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“It’s life Jim – but not as we know it!” may be a famous mis-quote from the TV series Star Trek in an episode[1] of the sci-fi drama which explored the existence of a previously unknown life form. The story posed questions around our ability to recognise an alternative life form which might exist in a configuration totally different to any we know, perhaps even based on an element other than the carbon-based life which we know and are.

When we think about life, perhaps it’s only natural that we are limited by our own experience. Plant scientist Monica Gagliano in her podcast[2] for Camden Arts Centre’s online project, The Botanical Mind, says, “…plants are quite alien in the way they’re configured: they don’t have a brain, they don’t have neurons, they don’t really have any centralised systems like we do. They’re so different that we find it difficult even to imagine how to be “plant”, but our failure is a failure of imagination.”  Gagliano goes on to suggest new ways we might begin to think about life and alternative life forms, and talks of the extraordinary outcomes of some of her experiments which explore how plants sense what is happening around them.

We know that there are many very different life forms existing in other environments – in the deep oceans and in places which are hostile to the sort of life we understand as oxygen-breathing, carbon-based organisms.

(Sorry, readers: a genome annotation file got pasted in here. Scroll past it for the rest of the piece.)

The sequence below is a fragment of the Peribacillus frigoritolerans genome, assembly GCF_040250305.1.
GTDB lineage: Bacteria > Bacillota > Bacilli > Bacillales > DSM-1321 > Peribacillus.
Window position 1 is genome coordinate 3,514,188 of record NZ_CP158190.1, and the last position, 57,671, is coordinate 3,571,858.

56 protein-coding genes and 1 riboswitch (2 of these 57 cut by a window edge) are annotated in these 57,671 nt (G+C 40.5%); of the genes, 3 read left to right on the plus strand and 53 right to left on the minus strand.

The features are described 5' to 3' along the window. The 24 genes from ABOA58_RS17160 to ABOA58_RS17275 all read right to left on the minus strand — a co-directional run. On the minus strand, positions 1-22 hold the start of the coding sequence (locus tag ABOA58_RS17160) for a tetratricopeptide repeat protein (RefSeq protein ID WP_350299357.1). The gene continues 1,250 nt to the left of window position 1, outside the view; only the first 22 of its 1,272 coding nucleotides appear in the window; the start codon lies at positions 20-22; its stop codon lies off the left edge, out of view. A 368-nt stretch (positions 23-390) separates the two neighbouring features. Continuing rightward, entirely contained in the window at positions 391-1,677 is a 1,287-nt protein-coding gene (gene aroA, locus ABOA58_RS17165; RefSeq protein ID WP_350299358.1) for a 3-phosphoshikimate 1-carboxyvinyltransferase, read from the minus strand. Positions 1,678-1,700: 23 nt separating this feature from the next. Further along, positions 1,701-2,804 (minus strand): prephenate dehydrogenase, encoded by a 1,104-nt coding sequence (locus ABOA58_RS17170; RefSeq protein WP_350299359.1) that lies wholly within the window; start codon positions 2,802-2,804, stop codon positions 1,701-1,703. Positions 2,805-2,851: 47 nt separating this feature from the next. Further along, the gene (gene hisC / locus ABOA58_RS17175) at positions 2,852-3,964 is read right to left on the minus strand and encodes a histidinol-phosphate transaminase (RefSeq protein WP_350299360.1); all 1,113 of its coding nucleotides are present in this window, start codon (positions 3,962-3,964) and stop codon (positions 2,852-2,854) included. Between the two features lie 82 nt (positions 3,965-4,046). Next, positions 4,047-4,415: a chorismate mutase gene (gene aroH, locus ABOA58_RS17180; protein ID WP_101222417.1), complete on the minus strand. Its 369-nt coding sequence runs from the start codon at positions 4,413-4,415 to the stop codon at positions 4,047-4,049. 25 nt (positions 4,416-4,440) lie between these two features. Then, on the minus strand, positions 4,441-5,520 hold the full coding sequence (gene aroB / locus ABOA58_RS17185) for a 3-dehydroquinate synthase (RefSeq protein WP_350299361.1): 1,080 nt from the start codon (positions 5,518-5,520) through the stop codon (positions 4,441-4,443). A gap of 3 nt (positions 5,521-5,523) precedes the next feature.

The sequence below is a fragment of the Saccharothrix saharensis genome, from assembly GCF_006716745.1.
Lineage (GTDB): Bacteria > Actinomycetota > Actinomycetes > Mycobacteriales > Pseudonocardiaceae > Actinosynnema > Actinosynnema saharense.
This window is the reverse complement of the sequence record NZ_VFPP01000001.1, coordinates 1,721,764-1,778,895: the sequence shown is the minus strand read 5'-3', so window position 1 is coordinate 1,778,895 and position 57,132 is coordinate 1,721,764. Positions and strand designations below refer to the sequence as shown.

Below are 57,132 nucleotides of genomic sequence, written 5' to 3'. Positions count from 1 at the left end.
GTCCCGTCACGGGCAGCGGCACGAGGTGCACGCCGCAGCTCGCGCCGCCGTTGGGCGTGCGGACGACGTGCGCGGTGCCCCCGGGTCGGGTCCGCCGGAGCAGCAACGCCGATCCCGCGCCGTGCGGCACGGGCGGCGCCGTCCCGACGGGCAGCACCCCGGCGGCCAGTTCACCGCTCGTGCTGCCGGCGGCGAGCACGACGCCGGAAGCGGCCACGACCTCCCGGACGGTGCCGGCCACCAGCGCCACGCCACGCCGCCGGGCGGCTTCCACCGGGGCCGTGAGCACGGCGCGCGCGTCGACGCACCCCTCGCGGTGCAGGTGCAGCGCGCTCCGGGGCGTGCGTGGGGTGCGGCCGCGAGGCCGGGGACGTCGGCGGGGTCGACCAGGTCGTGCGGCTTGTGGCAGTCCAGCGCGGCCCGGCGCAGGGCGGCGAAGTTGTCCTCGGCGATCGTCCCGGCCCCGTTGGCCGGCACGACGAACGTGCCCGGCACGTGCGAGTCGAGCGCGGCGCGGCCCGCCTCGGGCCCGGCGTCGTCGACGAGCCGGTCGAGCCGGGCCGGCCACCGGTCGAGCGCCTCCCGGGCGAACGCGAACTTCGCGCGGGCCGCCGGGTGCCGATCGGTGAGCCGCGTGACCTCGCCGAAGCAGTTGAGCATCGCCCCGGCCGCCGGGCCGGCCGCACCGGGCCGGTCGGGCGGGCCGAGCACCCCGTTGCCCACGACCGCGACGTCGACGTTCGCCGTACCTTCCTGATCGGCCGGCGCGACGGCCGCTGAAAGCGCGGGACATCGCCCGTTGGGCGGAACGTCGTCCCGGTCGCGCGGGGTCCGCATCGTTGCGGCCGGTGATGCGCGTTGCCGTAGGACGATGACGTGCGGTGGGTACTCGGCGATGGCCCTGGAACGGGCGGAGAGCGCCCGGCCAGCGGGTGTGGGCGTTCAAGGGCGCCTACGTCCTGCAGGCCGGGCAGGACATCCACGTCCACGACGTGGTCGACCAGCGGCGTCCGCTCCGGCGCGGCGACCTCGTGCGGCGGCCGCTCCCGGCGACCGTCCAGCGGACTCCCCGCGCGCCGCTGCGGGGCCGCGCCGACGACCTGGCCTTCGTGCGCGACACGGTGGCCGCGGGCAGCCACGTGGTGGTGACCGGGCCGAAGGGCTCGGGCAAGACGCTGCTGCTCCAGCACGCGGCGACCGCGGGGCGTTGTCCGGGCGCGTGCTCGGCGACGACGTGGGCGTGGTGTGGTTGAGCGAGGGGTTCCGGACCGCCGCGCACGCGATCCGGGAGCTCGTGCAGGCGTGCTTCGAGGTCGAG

EXTREMOPHILES are living organisms which exist in environments which are inhospitable to most life. This might include organisms which live without oxygen, at extreme temperatures or extreme pressure, or in hostile acidic or alkaline environments. These are organisms which we would once have believed impossible creatures – the stuff of myth and fantasy, but now, with scientific and technological progress, scientists are able to study these life forms and questions open up about what other forms of life might exist beyond the realms of our limited imagination.

Image below: Signs of Life: Blister Bomb (With pipple). View this animation at https://vimeo.com/411777830.

[1] Star Trek season 1 episode 26, The Devil In The Dark

[2] Plant Sentience: A New Model of Intelligent Life

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